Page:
How to Handle Your Child's First Crush

When school begins, so do playground weddings. How should you cope with a bad case of puppy love?
boy with a crush

My 6-year-old son, Jamie, came home from school talking about something new that had happened in his circle of friends. He'd caught a glimpse of Miro kissing Stephanie on the cheek, but he wanted Stephanie to be his girlfriend, not Miro's. My questions began pouring out: Does Stephanie know you like her? Do you think she likes you? Do you want to kiss her too?

Although Jamie's infatuation caught me off guard, experts say that kids commonly have their first crush when they're 5 or 6. "Younger children focus their love on their family," explains Cynthia Langtiw, Psy.D., assistant professor at The Chicago School of Professional Psychology. "But as kids enter kindergarten or first grade, they feel affection for their classmates too because they're spending more time in school and in activities outside their family." How should you handle these innocent infatuations? Take these (love) notes.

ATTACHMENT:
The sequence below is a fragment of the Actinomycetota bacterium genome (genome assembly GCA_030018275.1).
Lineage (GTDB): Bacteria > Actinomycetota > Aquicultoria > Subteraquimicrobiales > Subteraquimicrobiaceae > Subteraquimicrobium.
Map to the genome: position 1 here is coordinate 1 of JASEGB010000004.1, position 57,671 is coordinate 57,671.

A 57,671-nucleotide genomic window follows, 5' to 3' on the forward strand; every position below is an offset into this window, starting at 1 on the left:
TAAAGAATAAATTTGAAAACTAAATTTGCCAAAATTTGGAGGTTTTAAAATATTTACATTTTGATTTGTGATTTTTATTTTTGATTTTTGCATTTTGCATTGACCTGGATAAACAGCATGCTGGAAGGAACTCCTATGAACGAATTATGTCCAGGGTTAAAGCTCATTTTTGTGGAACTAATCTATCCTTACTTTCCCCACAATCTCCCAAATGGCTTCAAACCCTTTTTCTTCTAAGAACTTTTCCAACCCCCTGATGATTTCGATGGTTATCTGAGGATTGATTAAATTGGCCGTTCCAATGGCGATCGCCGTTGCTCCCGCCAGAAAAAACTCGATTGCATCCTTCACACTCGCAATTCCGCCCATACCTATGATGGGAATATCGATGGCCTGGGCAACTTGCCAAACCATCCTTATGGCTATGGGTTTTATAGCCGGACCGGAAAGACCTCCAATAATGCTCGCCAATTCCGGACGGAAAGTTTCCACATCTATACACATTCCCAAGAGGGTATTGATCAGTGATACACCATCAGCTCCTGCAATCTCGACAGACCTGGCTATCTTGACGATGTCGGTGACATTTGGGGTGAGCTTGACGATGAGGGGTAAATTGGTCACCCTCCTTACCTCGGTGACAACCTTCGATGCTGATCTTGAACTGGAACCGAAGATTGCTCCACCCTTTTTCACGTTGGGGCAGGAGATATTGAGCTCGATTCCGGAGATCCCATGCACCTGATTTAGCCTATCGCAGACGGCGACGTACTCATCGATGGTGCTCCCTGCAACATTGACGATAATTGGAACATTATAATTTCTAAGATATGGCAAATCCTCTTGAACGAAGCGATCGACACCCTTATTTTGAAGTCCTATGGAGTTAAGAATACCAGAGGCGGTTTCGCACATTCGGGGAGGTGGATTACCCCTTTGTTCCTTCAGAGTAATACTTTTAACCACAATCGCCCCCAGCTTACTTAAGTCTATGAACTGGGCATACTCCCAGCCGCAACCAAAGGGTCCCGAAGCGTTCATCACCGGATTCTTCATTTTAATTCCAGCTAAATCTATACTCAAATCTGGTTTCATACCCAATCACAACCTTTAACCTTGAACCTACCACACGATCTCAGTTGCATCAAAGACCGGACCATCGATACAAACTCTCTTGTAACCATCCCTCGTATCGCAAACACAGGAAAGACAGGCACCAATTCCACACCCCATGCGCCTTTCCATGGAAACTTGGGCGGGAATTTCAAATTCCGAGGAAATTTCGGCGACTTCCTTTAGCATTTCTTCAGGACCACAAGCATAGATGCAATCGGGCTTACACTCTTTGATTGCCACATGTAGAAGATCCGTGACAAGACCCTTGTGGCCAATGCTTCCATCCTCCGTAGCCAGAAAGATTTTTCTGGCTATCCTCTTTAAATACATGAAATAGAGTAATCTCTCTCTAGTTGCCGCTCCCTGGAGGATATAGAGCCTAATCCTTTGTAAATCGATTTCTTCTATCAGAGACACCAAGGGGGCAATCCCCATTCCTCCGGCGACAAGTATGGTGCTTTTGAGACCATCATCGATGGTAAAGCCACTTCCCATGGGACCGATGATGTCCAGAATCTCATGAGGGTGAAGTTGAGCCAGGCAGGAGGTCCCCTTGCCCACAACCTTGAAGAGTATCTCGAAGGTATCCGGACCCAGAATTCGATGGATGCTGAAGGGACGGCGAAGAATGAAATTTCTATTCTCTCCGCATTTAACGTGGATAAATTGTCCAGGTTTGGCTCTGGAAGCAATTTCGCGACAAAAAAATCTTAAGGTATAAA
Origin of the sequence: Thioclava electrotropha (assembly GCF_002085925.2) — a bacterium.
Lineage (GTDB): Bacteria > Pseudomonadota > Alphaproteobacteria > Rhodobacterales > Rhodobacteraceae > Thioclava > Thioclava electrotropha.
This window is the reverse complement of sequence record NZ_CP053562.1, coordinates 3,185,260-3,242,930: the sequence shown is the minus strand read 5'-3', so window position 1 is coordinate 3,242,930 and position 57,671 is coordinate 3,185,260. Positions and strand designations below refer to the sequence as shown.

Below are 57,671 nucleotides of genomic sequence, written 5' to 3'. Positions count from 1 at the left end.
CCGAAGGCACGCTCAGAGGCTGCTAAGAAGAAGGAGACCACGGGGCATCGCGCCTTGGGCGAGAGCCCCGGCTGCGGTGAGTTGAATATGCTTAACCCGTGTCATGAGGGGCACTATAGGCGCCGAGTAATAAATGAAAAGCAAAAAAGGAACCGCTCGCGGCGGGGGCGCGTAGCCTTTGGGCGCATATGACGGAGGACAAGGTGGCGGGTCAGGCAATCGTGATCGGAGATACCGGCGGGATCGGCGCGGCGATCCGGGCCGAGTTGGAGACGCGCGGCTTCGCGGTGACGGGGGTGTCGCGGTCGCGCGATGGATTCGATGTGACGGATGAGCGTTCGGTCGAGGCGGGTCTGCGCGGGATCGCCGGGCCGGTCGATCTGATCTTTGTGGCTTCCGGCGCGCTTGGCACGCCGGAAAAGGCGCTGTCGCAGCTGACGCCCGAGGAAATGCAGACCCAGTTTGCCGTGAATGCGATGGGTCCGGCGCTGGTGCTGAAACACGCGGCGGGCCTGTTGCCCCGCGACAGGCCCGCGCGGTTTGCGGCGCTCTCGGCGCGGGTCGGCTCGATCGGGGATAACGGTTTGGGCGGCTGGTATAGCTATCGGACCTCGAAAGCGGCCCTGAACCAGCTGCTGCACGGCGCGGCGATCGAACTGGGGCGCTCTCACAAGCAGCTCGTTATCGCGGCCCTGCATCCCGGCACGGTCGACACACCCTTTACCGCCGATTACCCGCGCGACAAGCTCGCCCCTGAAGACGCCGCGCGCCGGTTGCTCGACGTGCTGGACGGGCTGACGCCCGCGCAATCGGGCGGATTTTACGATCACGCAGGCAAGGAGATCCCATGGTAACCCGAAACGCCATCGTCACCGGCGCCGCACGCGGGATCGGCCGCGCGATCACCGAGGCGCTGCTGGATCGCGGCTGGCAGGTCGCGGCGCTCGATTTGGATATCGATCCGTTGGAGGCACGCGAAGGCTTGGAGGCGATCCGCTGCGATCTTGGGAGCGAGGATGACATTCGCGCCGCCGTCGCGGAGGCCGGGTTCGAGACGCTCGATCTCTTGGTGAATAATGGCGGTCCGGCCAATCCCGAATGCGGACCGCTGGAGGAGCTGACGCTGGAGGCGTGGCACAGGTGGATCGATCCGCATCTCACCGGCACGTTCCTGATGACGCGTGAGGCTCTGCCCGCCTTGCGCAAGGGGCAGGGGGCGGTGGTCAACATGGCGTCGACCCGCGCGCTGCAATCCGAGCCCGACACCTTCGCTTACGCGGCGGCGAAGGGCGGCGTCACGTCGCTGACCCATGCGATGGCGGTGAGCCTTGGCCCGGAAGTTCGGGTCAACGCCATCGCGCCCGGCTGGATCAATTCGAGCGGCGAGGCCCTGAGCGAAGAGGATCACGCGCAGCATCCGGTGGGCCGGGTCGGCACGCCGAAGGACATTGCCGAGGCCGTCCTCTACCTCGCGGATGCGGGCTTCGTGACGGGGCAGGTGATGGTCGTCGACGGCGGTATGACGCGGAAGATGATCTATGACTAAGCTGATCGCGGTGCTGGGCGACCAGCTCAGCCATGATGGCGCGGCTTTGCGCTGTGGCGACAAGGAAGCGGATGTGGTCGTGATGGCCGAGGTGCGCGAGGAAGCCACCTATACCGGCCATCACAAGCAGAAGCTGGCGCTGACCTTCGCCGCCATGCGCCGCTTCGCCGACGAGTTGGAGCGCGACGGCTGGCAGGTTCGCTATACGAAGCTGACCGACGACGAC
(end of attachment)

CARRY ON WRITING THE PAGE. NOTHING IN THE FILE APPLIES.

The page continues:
Spot the Signs
Your kid might be eager to share the news with you. However, it's more likely she'll play coy, says Kristin Lagattuta, Ph.D., associate professor of developmental psychology at the University of California, Davis. Look for these clues: being giggly about a friend of the opposite sex; getting interested in the romantic plots of movies; or incorporating marriage into pretend play.

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